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Fast forward to 2002 when I began questioning my childhood religious beliefs. I read Raymond Moody’s book Life After Life where he coined the phrase “near-death experience”. I thought back to that technician’s experience and considered maybe NDEs would be a good place to start finding contemporary evidence (not proof) that might help me reshape my spiritual (not religious) beliefs. Since reading that book, I’ve spent the intervening years studying the breadth of reality through reading books, talking with individuals and curating my own transformative experiences.
Every individual has his or her own unique perspective on the big questions of who we really are and whether there is a God (or whatever name you care to use). This perspective is shaped by a variety of influences from our culture, religion and personal experience. The weighting of these influences in shaping individual beliefs varies considerably.
If you have a curiosity about the big questions in life and are willing to expose yourself to contemporary information that might help reshape your thinking, this book provides some information that might be a good starting point. The anecdotes indicate we are more than physical beings and that something may await our consciousness after death. If one comes to that conclusion, a plethora of investigative options become interesting opportunities to build a broader awareness.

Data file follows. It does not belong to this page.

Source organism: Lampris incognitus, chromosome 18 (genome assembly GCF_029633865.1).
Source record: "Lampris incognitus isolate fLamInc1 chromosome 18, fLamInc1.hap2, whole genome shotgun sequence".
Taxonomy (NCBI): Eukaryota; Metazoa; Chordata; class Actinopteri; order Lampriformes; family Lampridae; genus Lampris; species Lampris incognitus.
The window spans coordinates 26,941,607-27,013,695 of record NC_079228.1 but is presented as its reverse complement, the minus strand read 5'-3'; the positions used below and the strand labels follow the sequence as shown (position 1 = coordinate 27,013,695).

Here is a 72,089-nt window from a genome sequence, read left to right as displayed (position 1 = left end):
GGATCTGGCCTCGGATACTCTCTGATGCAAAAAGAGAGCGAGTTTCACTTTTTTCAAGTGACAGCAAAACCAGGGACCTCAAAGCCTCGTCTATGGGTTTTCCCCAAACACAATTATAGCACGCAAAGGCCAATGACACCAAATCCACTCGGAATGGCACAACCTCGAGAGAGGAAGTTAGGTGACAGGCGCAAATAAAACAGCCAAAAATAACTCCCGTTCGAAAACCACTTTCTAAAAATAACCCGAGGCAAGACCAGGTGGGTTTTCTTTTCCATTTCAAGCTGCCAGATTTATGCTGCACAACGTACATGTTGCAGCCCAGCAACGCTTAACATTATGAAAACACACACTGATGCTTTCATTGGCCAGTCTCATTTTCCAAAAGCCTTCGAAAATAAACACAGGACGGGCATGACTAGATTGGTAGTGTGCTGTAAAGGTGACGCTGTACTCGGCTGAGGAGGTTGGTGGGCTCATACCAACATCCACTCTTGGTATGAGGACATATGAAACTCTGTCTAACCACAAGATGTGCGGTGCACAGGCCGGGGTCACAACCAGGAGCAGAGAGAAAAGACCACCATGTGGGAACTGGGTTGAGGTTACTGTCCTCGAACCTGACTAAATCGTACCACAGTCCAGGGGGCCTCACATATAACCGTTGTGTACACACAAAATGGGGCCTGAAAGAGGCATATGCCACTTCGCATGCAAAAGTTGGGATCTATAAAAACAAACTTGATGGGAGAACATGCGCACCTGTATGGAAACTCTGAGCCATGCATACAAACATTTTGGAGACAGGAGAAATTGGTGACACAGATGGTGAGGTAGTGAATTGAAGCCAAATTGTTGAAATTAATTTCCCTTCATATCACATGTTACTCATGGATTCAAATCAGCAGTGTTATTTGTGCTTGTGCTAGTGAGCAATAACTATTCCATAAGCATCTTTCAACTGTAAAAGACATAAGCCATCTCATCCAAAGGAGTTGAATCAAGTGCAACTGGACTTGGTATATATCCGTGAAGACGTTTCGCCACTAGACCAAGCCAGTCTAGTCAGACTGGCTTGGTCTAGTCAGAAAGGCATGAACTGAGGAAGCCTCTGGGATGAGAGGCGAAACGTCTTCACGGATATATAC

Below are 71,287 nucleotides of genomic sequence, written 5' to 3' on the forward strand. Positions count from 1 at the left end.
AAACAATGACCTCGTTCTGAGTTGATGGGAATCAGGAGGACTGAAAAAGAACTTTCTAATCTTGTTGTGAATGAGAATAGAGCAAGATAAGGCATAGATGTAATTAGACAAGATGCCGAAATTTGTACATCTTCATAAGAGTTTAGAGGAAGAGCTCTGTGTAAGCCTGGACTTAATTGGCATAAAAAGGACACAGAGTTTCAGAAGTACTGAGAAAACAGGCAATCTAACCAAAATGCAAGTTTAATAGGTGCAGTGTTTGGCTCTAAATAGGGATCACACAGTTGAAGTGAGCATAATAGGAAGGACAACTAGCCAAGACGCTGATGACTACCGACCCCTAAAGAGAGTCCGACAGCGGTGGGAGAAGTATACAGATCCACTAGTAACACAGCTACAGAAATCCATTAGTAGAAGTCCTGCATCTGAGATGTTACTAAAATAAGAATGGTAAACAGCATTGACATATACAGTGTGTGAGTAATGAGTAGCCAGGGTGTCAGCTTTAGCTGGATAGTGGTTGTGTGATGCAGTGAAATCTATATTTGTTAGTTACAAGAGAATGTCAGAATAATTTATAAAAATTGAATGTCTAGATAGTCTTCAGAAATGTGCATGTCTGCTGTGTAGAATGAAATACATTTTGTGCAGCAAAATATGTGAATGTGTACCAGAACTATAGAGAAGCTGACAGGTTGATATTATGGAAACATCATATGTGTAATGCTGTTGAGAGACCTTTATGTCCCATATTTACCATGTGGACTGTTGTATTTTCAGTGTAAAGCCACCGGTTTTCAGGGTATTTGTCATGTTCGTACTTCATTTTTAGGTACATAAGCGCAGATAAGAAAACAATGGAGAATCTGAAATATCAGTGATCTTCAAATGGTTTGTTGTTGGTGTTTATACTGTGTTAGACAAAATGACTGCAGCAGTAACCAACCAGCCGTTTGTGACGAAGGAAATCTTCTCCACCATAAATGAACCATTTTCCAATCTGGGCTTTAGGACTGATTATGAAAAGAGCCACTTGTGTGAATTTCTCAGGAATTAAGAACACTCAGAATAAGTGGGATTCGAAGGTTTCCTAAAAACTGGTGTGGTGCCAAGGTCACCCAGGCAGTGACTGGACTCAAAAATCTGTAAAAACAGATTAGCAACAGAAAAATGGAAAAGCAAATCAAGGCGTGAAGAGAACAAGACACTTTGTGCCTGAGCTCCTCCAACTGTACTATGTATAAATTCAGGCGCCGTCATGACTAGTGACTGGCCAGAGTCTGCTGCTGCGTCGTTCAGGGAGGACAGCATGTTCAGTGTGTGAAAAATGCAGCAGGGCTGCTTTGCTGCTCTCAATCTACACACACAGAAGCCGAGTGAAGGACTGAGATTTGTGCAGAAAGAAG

The sheer number of cases and the obvious efforts that have been made to substantiate the patients' stories add up to a powerful argument for the significance of NDEs – not as the hallucinations of a traumatized brain, but as ontologically real events. Readers who are serious about the scientific study, analysis, and interpretation of near-death experiences can't go wrong by reading this important book.
My only complaint is that there's no ebook edition. Soon, I hope!
Top reviews from other countries
Several of the very best cases are described in detail in this excellent book.
There is no self-contradiction in the statement that the mind can exist without a functioning brain: hence, it is at least a logical possibility, and the only way to decide if it is actually true is by a careful examination of the data. This book provides that careful examination.